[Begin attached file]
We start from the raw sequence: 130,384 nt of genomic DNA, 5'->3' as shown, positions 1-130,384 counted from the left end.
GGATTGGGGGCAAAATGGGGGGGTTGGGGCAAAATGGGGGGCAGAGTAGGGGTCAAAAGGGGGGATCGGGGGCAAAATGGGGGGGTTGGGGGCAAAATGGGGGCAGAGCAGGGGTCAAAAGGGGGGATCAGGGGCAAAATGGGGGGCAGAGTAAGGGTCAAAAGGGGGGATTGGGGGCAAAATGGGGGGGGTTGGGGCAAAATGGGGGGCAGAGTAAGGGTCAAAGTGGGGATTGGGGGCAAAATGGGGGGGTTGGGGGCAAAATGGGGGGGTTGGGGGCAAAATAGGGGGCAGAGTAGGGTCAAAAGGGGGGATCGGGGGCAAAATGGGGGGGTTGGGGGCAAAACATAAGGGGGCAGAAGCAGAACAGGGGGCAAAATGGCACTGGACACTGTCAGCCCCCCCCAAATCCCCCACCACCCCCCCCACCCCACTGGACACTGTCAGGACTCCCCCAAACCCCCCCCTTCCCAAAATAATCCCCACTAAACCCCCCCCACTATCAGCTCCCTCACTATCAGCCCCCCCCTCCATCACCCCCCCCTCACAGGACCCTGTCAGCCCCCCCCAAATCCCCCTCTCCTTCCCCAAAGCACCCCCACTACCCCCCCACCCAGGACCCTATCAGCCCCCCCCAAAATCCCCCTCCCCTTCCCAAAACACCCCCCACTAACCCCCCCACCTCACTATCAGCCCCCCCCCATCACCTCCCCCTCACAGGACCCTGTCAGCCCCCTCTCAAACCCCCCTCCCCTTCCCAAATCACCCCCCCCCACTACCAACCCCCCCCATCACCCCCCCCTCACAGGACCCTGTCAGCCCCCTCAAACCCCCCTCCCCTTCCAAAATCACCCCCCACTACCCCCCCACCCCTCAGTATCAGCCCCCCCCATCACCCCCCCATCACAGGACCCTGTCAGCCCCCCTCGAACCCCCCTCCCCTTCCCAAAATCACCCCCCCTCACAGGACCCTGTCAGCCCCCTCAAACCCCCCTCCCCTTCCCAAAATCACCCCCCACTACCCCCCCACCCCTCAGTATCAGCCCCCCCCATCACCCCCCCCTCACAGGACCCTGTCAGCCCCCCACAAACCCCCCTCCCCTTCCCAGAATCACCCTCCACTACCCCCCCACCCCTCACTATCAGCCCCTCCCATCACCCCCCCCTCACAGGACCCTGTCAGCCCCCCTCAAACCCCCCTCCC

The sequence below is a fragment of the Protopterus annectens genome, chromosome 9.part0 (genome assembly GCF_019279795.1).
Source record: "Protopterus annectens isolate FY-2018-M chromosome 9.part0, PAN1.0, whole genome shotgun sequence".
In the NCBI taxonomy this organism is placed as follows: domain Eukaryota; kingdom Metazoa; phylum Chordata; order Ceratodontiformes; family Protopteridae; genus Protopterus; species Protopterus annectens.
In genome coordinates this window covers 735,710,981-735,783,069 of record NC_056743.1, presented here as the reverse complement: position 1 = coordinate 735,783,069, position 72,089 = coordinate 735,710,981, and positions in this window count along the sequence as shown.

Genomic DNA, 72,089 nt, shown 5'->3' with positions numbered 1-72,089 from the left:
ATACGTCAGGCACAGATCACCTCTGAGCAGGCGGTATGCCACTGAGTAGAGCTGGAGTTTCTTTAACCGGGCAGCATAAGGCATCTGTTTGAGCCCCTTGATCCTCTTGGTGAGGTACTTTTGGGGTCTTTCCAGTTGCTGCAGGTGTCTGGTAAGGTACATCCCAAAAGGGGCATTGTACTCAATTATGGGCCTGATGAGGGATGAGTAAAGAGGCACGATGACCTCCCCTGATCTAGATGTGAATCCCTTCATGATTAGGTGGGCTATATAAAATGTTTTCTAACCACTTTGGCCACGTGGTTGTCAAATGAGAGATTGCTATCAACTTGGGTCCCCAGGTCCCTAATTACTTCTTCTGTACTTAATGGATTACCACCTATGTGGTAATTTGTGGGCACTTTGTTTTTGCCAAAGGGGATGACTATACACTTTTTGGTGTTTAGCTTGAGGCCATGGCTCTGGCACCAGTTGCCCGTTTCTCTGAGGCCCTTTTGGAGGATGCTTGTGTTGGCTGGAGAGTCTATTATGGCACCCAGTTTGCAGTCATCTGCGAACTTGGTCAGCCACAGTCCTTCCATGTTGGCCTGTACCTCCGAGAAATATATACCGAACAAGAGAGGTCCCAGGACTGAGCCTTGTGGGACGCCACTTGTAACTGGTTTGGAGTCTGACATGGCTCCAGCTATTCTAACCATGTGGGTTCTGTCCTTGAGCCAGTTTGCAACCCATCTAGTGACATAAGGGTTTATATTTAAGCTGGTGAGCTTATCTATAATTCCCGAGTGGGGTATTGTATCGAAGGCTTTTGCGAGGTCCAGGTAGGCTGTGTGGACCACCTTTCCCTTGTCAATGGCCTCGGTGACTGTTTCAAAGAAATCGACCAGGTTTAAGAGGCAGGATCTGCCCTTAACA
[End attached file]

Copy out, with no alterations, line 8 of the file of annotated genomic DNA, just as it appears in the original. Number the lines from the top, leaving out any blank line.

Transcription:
ATACGTCAGGCACAGATCACCTCTGAGCAGGCGGTATGCCACTGAGTAGAGCTGGAGTTTCTTTAACCGGGCAGCATAAGGCATCTGTTTGAGCCCCTTGATCCTCTTGGTGAGGTACTTTTGGGGTCTTTCCAGTTGCTGCAGGTGTCTGGTAAGGTACATCCCAAAAGGGGCATTGTACTCAATTATGGGCCTGATGAGGGATGAGTAAAGAGGCACGATGACCTCCCCTGATCTAGATGTGAATCCCTTCATGATTAGGTGGGCTATATAAAATGTTTTCTAACCACTTTGGCCACGTGGTTGTCAAATGAGAGATTGCTATCAACTTGGGTCCCCAGGTCCCTAATTACTTCTTCTGTACTTAATGGATTACCACCTATGTGGTAATTTGTGGGCACTTTGTTTTTGCCAAAGGGGATGACTATACACTTTTTGGTGTTTAGCTTGAGGCCATGGCTCTGGCACCAGTTGCCCGTTTCTCTGAGGCCCTTTTGGAGGATGCTTGTGTTGGCTGGAGAGTCTATTATGGCACCCAGTTTGCAGTCATCTGCGAACTTGGTCAGCCACAGTCCTTCCATGTTGGCCTGTACCTCCGAGAAATATATACCGAACAAGAGAGGTCCCAGGACTGAGCCTTGTGGGACGCCACTTGTAACTGGTTTGGAGTCTGACATGGCTCCAGCTATTCTAACCATGTGGGTTCTGTCCTTGAGCCAGTTTGCAACCCATCTAGTGACATAAGGGTTTATATTTAAGCTGGTGAGCTTATCTATAATTCCCGAGTGGGGTATTGTATCGAAGGCTTTTGCGAGGTCCAGGTAGGCTGTGTGGACCACCTTTCCCTTGTCAATGGCCTCGGTGACTGTTTCAAAGAAATCGACCAGGTTTAAGAGGCAGGATCTGCCCTTAACA